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Staff photo by Troy Stolt / Ashley and Gary Grant stand for a photo with their children Bessie, 3, and Kyla Barnett, 7, and Kayden Barnett, 9, on Monday, Dec. 14, 2020 in Evensville, Tenn.

Life can change at the drop of a hat.

Gary and Ashley Grant of Evansville, Tennessee, learned that hard truth a few months ago and continue to work through the hardships that come after a family emergency.

In August, Gary had three blockages in his heart and had to have emergency triple bypass surgery. Because of COVID-19 restrictions at the hospital, his wife Ashley had to console and communicate with him only through FaceTime before he finally came home.

Gary, a mechanical operator at a business in Dayton, came home on Sept. 1 but is slowly working through his recovery.

A blue-collar worker who prides himself on providing for his family, he's had a tough few months both physically and emotionally, not able to be the father and husband he's used to being.

Ashley Grant works at the NHC nursing home in Athens but has had to take a leave of absence to take care of Gary. The facility recently had to take her off the payroll because it's been more than eight weeks. The nursing home has been hit hard with COVID-19 cases.

"We love the work," Ashley said. "I love the feeling of coming home after a day's work and feeling that security. We've both been out of work and without short-term disability we just didn't foresee this happening. It's been really tough. Probably the roughest year we've ever had."

With the stoppage in both of their work at the same time, and with three young kids at home, monthly bills have started to pile up. Rhea County United Way officials hope the organization and the community can help.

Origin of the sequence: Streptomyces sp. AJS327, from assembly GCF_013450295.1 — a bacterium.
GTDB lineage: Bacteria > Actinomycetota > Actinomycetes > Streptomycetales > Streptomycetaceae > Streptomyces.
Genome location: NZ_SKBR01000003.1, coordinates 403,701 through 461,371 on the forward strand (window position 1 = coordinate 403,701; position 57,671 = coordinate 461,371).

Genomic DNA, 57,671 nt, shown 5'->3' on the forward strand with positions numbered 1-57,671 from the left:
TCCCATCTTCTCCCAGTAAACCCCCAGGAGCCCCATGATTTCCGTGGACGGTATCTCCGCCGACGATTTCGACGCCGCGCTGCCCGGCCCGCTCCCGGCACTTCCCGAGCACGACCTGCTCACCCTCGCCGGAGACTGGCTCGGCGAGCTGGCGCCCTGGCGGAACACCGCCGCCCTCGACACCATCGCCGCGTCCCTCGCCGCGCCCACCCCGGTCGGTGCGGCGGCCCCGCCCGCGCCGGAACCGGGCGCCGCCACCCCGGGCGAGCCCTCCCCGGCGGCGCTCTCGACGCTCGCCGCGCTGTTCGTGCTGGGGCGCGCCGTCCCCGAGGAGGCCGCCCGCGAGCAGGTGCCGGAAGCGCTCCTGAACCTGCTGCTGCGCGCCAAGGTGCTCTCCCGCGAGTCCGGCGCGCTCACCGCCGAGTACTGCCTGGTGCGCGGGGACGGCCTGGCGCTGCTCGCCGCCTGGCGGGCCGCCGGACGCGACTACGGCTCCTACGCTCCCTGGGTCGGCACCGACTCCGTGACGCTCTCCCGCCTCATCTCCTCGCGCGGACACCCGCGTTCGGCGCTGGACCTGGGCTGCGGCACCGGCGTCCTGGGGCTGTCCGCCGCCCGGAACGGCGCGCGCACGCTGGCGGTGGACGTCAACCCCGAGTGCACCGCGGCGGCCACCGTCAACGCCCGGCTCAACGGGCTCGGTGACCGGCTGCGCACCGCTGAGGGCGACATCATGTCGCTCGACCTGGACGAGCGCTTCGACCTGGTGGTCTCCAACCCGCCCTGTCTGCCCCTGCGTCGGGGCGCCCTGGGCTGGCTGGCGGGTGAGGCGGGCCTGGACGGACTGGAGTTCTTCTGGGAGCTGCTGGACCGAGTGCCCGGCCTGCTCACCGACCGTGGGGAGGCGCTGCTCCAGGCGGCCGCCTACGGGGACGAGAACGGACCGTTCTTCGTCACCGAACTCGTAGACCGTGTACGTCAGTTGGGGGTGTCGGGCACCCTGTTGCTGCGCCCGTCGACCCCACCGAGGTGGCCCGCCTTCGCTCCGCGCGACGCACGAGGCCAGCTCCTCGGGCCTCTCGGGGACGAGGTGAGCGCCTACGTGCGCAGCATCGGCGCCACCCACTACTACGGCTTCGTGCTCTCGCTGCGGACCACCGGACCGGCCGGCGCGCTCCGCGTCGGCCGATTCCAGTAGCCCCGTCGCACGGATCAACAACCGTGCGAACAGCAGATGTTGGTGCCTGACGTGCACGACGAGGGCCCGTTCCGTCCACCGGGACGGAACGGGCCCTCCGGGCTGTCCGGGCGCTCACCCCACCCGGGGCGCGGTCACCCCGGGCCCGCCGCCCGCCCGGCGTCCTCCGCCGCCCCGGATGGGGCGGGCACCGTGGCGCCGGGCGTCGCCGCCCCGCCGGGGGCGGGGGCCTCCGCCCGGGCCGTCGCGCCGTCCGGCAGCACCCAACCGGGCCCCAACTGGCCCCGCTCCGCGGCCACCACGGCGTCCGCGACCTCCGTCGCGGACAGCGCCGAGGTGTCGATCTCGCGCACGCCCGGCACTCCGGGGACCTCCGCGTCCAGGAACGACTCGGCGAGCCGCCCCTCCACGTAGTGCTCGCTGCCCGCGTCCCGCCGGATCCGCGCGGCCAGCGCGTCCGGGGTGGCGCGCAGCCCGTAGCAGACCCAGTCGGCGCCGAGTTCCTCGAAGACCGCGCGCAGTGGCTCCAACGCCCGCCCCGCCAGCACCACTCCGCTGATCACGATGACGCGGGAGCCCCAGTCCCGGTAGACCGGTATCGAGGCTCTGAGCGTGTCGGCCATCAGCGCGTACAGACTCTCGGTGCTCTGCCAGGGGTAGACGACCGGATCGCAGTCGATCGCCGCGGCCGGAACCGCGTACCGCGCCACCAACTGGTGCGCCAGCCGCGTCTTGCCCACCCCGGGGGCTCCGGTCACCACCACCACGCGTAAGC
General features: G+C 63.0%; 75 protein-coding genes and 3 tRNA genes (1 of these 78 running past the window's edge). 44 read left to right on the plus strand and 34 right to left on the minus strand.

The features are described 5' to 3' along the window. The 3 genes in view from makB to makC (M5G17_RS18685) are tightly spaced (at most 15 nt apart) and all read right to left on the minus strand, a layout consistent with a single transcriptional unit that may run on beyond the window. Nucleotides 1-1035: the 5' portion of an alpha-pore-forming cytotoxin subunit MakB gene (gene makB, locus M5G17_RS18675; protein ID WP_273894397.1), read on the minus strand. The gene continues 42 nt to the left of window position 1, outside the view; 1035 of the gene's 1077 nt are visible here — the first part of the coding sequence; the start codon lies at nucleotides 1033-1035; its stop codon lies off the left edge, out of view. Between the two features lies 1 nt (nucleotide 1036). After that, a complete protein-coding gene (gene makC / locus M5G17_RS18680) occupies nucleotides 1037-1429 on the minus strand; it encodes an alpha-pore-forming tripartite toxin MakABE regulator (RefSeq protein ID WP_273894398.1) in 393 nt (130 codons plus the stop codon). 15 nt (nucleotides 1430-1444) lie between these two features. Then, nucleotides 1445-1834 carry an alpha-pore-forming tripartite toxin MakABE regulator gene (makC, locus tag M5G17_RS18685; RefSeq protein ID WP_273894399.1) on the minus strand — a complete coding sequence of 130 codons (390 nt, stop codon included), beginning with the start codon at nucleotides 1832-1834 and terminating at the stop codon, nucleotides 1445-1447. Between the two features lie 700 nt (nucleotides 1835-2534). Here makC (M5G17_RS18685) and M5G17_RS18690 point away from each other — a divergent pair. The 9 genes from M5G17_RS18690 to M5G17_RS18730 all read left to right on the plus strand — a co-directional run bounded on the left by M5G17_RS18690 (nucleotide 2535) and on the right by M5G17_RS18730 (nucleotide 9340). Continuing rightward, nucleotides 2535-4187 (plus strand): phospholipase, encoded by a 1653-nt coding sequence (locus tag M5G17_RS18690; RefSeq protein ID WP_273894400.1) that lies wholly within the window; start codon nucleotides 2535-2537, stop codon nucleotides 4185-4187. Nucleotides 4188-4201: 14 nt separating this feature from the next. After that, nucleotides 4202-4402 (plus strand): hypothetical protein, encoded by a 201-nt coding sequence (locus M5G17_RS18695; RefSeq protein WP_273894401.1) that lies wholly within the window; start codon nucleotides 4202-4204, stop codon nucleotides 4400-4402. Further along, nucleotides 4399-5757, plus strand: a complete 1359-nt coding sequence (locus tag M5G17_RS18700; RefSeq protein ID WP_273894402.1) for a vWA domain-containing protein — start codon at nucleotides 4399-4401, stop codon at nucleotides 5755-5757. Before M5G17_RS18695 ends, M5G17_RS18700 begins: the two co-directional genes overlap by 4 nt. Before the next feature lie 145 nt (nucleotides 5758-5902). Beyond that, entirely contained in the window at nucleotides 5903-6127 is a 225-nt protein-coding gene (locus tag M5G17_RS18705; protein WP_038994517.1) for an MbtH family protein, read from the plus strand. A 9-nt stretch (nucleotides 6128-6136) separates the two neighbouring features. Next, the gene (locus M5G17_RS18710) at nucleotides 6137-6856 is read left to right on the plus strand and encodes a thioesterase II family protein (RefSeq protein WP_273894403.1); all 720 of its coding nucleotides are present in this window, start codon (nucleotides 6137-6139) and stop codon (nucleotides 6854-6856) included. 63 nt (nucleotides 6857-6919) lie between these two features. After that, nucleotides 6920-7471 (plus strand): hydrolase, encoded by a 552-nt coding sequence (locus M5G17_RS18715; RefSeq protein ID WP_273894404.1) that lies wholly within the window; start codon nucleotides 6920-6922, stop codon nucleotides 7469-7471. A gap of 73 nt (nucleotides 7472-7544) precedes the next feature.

Started in 1914 by Chattanooga Times publisher Adolph Ochs, the annual Neediest Cases Fund provides help to people who need one-time assistance to become self-sufficient when unforeseen circumstances leave them unable to pay their bills.

Funded by donations from Times Free Press readers, the Neediest Cases Fund is managed by the United Way of Greater Chattanooga and distributed to people in need who are referred by partner agencies.

Last year hundreds of readers made donations to the fund ranging from $12-$5,000, raising a total of $46,569.86.

(Donate to the Neediest Cases Fund here) 

Other Ways to Donate

Note: Under the CARES Act, taxpayers who don't itemize deductions may take a deduction of up to $300 for cash contributions made in 2020 to charitable organizations.

Send the following information and a check to United Way of Greater Chattanooga. Please note that the donation is for Neediest Cases and mail to United Way, 630 Market St., Chattanooga, TN 37402.
Enclosed is a donation for $
Name:
Address:
City:
State/Zip:
Donor Acknowledgement options:
In honor of:
In memory of:

All donations will be acknowledged by mail and in the newspaper. Please state if you do not want us to publish a name in the list of contributors. Donations will be accepted through Dec. 31.

This year's Neediest Cases campaign runs through the end of December, and United Way officials expect the fund will be used more than ever in 2021 — particularly by people who have been relying on COVID-19- related assistance that will no longer be available.

Ashley is now Gary's caregiver and teacher for her children as they toggle between in-person school and virtual learning.

Life continues to throw them curveballs. The hardest part for Gary and Ashley has been telling their three children they can't do things or enjoy simple luxuries they were used to having. That hardship has been amplified around the holidays.

"It's hard for them to see us struggle and wanting to do certain things other kids are doing and they just can't, just because we can't afford it," Ashley said.

Gary is getting better every day, but it's a slow process. He's going to physical therapy to strengthen his heart.

Gary's sister, Brenda Reid, has done everything she can for the young family in these trying times.

"It's been really hard because it happened all at once," Reid said. "My focus has been trying to keep the stress off of him. He worries about the bills and has always provided for his family. It's just the stress that hurts everybody."

Contact Patrick Filbin at pfilbin@timesfreepress.com or 423-757-6476. Follow him on Twitter @PatrickFilbin.

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